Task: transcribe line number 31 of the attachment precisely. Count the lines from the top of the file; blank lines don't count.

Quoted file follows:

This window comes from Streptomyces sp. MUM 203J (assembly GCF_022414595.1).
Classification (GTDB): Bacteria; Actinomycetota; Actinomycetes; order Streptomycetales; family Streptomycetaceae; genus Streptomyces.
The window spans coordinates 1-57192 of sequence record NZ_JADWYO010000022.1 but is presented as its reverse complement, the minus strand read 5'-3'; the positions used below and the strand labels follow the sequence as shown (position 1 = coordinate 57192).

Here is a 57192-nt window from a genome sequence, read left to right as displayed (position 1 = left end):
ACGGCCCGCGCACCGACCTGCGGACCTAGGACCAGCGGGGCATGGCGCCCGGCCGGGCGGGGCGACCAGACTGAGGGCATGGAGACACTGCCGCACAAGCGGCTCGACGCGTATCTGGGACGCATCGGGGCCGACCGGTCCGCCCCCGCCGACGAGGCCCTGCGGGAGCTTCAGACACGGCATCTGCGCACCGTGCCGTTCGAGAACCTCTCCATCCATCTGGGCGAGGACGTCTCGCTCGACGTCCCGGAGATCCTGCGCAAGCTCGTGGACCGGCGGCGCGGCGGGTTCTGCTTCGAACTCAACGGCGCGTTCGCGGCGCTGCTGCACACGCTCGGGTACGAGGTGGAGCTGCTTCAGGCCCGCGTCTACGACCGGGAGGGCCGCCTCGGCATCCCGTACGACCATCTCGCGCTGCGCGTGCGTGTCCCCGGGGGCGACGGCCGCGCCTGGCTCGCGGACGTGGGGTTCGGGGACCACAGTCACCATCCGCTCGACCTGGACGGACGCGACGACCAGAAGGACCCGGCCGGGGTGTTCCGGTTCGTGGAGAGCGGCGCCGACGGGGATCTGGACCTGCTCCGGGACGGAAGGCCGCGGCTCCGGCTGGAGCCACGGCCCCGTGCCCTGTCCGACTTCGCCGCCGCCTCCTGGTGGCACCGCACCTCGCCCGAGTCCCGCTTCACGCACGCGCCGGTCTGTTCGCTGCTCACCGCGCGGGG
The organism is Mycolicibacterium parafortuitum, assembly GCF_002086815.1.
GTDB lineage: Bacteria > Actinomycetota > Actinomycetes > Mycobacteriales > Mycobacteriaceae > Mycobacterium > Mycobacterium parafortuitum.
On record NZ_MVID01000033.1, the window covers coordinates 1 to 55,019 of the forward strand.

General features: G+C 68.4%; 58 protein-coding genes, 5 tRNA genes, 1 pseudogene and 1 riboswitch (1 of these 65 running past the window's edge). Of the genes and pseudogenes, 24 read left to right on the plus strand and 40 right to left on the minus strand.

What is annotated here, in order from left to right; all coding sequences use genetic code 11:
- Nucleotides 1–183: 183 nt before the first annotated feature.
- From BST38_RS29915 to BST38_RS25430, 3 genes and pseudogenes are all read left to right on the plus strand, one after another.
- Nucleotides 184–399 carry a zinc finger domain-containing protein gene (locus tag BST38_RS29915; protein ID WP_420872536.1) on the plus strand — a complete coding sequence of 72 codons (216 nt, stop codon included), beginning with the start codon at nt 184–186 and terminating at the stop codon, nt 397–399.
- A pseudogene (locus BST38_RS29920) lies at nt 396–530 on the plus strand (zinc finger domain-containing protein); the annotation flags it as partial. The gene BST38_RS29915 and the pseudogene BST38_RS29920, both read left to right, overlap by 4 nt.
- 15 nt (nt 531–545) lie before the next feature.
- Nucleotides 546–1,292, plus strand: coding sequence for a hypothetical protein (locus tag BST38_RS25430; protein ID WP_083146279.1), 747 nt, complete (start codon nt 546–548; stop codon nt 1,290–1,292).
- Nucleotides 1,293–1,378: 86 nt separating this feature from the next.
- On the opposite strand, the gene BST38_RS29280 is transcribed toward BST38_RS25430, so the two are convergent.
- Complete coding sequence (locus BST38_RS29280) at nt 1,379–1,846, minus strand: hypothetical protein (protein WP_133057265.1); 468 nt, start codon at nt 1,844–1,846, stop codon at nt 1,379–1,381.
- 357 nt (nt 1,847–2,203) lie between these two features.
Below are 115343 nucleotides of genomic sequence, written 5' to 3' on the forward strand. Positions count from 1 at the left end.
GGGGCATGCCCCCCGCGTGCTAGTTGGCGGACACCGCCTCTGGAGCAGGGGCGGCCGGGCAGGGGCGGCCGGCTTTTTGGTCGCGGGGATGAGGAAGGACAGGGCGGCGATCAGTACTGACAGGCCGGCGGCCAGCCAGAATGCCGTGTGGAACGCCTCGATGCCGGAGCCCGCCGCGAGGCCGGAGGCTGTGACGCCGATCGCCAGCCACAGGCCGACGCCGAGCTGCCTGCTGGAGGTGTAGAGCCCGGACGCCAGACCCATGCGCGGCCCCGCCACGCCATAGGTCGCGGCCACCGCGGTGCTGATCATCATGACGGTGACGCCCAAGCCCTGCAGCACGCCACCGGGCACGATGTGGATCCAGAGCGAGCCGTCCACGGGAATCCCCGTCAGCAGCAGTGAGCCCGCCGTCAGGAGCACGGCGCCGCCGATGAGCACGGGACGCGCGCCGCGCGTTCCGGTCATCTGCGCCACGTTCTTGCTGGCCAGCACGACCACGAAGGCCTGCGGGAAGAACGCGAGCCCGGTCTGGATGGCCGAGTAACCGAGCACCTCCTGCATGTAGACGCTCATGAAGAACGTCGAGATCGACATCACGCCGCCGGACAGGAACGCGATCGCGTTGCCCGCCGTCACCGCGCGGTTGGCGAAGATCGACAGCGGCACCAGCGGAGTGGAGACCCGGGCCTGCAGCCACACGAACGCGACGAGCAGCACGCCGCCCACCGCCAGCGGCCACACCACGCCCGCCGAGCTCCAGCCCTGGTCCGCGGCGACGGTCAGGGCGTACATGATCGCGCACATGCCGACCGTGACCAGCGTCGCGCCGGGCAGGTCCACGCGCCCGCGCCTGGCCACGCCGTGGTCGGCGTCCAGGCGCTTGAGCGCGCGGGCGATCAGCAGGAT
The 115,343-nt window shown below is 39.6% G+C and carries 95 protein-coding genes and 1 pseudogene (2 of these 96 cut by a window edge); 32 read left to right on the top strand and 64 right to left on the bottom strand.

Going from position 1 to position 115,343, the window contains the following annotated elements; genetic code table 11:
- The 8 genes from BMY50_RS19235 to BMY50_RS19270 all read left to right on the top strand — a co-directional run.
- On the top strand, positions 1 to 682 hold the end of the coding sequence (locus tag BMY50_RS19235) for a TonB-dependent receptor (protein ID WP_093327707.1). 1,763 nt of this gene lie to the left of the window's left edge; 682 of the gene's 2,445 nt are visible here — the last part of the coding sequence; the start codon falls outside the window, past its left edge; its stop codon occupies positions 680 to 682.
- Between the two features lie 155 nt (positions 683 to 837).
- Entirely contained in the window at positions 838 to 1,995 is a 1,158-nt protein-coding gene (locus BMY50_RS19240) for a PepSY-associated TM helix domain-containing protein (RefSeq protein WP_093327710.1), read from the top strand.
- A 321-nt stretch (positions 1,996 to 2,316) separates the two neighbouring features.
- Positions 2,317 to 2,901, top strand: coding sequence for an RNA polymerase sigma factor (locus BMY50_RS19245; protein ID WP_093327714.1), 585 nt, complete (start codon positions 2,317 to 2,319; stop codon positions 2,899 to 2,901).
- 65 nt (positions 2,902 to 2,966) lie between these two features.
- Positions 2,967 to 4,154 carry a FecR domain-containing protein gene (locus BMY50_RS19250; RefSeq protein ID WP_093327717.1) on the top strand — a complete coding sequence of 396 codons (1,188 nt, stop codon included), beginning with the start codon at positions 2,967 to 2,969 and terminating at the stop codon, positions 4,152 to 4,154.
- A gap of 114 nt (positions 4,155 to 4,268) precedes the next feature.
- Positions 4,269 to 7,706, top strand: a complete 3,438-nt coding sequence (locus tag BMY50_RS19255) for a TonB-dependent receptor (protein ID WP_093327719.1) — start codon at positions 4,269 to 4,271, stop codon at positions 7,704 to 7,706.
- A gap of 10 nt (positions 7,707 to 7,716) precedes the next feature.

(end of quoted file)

- 65 nt (positions 2,902 to 2,966) lie between these two features.